“Now you are hurt and tired, it’s normal to break down in a situation like this, everybody would. Marian said that the old filthy goat pointed a dagger at your throat and that he wanted to kill you. She was really upset too, she came to my cottage in panic, crying, and she was barely able to talk in a sensible way. Your reaction is perfectly normal. But now try to calm down, love. Don’t think about it, sit here and take some deep breaths, then I’ll give you my remedy for the pain and we’ll get you to bed so you can sleep for a while. All right, love?”
Guy weakly nodded. He was exhausted and distraught, and he only wanted to surrender to oblivion, at least for a while.
Matilda patted his cheek and smiled.
“Good boy. Now, shall I call the servants or do you think you could manage to get in bed on your own? You found the strength to stand, earlier, didn’t you?”
Guy nodded again, and he sighed.
“I hoped that the Sheriff could see that I was improving and that he would wait for me to heal… I was just deluding myself, I always knew that he wouldn’t.”
“This doesn’t matter, sweetie. The Sheriff is an ungrateful idiot, but you still succeeded in standing. This means that you are stronger than I thought. Do you want to try again, now? Do it for me, love. Here, I’ll help you. Don’t put your weight on the broken leg.”
Matilda stood in front of him, stretching out her hands, and Guy grabbed them.
The healer smiled and she helped him to his feet, with some effort.
“Hey, you’re tall! I didn’t notice before because you were always sitting or in bed. Can you keep your balance if I let you go? Good. Now try to sit on the bed. Careful. In the next days we’ll do this again, you need to regain some strength in your good leg, and then I’ll get you a crutch and you can try walking a little with it. You’ll see, when you can move on your own, you’ll feel better too.”
Matilda handed him a little bowl with the remedy for the pain, then she helped him to lie in bed.
Guy was so tired that he barely managed to thank her before drifting into a deep sleep.
The woman looked at him for a while, tucked the blanket of his bed so that he could be warm and comfortable, then she bent to plant a kiss on his forehead.
“Sleep, poor boy. You’ll need all your strength in the next future, but I promise: you won’t be alone.”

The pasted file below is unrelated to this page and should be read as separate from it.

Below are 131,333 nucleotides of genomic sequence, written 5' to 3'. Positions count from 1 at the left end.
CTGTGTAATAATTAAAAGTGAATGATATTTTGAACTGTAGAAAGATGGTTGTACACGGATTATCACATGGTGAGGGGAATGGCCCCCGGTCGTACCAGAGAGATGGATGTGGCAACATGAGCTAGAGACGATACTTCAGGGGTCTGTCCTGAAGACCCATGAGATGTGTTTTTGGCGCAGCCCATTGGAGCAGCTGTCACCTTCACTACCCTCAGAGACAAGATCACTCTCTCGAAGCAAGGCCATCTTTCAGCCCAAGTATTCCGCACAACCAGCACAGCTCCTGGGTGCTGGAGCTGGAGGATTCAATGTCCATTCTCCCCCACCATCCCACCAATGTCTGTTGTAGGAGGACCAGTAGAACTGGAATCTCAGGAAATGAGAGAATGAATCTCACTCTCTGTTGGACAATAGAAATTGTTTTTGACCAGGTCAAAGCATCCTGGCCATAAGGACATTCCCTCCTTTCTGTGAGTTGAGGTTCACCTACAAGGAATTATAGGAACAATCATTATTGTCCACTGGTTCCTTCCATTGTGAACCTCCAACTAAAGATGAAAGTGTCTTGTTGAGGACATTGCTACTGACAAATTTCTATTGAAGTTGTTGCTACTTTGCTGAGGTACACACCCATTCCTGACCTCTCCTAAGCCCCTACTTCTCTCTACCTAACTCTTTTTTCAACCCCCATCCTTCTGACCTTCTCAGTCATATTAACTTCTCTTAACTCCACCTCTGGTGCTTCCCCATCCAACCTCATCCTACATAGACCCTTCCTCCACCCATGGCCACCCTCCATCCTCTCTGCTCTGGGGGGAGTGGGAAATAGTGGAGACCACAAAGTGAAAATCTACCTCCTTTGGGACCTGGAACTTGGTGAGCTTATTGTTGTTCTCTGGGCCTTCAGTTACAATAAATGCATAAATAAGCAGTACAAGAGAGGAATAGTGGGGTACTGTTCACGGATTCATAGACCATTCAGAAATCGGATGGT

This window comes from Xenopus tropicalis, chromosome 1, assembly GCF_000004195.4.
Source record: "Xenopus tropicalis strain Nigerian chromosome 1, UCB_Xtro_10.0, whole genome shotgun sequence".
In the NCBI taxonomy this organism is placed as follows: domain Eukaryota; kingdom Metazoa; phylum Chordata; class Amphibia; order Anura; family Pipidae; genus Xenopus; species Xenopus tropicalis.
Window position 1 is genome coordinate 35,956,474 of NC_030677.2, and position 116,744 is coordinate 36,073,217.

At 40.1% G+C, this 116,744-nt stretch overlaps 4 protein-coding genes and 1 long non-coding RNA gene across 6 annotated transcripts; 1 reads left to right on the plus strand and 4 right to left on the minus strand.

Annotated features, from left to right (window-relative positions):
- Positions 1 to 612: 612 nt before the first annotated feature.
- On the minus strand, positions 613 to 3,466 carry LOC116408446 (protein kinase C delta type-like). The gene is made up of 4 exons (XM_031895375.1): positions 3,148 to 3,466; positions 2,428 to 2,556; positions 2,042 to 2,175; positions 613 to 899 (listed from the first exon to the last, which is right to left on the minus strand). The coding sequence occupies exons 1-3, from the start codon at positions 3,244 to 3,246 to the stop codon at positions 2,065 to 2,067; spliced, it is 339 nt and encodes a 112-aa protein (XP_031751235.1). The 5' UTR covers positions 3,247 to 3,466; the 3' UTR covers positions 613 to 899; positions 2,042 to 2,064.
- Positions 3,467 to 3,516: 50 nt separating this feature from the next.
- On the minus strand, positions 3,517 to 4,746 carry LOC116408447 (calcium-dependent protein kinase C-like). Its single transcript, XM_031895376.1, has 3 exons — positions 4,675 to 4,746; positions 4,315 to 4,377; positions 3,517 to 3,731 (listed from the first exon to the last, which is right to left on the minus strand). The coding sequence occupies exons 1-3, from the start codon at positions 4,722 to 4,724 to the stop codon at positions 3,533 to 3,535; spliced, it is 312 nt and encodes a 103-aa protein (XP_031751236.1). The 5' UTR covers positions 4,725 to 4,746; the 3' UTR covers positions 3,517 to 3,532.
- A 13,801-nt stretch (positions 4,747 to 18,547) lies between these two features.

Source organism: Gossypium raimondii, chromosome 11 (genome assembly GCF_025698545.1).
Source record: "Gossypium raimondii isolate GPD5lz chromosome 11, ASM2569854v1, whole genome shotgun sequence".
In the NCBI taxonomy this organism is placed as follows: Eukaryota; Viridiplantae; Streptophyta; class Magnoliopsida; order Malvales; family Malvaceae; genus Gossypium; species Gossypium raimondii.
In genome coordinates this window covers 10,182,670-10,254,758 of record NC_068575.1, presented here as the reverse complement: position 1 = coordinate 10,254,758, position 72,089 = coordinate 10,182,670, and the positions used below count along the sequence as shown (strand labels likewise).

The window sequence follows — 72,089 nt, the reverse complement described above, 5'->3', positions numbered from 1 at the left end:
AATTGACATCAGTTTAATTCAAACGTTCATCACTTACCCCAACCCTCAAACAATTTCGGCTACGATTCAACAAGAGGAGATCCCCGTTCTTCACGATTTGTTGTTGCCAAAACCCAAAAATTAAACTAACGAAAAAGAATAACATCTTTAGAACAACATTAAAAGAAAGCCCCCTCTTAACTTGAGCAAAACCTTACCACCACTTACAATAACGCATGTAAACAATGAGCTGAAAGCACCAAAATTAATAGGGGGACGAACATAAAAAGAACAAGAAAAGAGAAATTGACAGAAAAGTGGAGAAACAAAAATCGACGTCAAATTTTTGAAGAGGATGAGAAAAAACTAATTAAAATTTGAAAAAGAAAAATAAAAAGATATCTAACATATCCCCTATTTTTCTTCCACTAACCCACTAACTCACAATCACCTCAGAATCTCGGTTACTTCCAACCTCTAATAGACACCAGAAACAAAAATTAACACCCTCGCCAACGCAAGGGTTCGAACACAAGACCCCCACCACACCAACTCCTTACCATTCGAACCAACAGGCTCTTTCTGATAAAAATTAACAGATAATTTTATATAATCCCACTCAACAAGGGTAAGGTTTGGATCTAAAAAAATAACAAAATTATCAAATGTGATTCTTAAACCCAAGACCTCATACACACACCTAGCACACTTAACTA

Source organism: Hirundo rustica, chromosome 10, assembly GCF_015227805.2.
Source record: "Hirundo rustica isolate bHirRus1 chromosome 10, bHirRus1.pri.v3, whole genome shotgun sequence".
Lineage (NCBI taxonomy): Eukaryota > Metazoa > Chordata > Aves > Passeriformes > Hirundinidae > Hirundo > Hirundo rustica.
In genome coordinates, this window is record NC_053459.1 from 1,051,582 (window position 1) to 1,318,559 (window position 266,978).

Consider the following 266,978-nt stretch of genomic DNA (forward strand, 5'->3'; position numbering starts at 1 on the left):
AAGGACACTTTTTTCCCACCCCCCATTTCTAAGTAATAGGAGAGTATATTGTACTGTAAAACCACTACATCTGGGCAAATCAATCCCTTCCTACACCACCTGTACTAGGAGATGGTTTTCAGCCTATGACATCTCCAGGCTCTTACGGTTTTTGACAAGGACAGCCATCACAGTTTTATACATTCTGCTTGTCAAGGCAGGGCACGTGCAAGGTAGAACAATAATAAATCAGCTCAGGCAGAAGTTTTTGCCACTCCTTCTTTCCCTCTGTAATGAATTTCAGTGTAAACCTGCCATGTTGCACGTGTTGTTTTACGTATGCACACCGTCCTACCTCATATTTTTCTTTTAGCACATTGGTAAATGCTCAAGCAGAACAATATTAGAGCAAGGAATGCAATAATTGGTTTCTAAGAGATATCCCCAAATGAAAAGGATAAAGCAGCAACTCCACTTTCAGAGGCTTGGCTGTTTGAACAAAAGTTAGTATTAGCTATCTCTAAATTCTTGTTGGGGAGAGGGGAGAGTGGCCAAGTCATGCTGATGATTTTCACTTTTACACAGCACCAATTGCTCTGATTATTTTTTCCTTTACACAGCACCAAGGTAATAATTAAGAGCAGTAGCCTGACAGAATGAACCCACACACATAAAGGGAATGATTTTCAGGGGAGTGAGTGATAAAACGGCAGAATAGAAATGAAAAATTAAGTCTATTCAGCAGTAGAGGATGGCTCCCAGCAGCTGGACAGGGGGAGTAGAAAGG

So peacefully asleep, under blankets tucked around him like he was a child to protect, Guy looked like a strange image of innocence. The remedy for the pain had had its desired effect, and Marian thought that, at least for that night, she could have a serene sleep too, despite the hustle and bustle created by the Sheriff's visit, and its consequences.
Marian thought that Robin was wrong: having lost his position in Nottingham, Guy couldn’t really pose any danger to her, or to her father either, or, probably, for the whole County of Nottingham.
At least, as long as he ignored the real cause of the accident that had happened to him. He didn’t have to know that she was the Nightwatchman, or else Guy could take revenge, denouncing her.
Yes, of course Robin was right, Marian thought: Guy was still dangerous for her and her family. Or he could be.
Nevertheless, looking at him, Marian let go of the breath she had held, lost in thought.
She approached the sleeping man more instinctively than by reason, when Guy's eyelids began to move, more and more convulsively. Then his arms and legs.
Guy was in a nightmare, a scary one, murmuring meaningless words, until he found himself sitting on the bed, screaming.
"My Lord Sheriff!"
And his eyes were wide open, scared, his breath short.
Guy turned to his left and saw Marian, worried, standing beside the bed, her trembling hand extended toward him, to soothe him.
Ashamed, he realized that he had dreamed, but what he had seen in the dream was all true.
Painfully true: the men he had killed in the past, the people he had wounded, the souls who would persecute him perpetually, and the sheriff's disdain despite all that he had done, under his command, under his desire.
His loyalty, immersed in blood and pain, despised and thrown away.
His dignity lost.
All for nothing.
And Marian in front of him, now, her hand extended, frowning, silent, lost for words.